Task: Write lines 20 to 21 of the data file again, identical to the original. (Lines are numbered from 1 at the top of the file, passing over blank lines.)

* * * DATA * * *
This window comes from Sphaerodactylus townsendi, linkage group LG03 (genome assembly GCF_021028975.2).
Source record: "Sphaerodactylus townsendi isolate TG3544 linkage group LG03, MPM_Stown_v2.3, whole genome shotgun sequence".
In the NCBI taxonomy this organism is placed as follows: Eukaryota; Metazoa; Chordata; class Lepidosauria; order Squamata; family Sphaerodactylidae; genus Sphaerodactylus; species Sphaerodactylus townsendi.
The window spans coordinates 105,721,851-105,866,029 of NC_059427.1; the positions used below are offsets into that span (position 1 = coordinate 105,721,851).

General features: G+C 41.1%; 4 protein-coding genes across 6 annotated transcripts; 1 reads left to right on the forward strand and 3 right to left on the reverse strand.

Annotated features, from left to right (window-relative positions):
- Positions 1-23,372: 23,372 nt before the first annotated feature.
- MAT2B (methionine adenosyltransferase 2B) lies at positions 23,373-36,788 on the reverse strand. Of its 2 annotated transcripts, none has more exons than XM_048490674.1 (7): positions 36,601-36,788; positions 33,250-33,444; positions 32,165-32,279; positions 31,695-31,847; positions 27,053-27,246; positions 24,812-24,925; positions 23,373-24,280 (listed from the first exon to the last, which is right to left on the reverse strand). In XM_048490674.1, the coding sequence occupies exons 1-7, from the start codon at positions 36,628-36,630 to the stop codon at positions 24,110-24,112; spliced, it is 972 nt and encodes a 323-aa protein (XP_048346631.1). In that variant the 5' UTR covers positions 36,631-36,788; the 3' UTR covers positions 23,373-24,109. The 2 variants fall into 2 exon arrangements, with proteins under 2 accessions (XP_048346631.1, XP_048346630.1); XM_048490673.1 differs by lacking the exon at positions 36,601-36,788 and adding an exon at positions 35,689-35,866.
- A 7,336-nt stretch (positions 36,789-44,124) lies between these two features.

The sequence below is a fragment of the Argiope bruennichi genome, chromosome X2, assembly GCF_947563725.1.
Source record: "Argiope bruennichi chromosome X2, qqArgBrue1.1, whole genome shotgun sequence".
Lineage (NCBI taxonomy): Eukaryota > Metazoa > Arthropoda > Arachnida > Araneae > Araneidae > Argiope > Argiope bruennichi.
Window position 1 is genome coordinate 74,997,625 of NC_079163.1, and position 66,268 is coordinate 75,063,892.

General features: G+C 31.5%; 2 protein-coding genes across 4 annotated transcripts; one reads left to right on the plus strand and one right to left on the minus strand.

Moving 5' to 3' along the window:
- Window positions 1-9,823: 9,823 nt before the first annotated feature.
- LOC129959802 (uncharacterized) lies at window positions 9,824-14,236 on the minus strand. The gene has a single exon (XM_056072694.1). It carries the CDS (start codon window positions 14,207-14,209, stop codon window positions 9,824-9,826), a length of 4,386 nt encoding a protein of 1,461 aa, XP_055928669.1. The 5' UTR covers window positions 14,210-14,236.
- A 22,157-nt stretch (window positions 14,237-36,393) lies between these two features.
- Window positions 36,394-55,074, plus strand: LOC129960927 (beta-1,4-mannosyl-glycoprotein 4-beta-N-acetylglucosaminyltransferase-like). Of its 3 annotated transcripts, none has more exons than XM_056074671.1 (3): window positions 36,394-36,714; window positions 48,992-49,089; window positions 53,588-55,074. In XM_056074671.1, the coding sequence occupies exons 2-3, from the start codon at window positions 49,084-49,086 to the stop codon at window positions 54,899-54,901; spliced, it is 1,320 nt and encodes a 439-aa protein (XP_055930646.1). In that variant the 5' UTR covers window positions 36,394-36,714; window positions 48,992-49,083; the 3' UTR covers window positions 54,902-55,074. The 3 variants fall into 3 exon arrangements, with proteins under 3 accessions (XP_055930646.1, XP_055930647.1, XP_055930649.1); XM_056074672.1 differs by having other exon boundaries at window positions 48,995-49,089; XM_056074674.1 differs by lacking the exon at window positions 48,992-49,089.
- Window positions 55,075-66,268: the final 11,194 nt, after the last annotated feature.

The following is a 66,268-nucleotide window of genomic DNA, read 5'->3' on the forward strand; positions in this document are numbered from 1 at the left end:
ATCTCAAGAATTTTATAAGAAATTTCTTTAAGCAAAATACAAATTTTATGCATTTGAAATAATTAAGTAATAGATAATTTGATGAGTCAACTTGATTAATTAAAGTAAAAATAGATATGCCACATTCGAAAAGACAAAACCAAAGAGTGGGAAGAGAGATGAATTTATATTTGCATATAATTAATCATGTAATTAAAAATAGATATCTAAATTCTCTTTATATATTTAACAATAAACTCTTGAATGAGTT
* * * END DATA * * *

- Window positions 55,075-66,268: the final 11,194 nt, after the last annotated feature.

The following is a 66,268-nucleotide window of genomic DNA, read 5'->3' on the forward strand; positions in this document are numbered from 1 at the left end: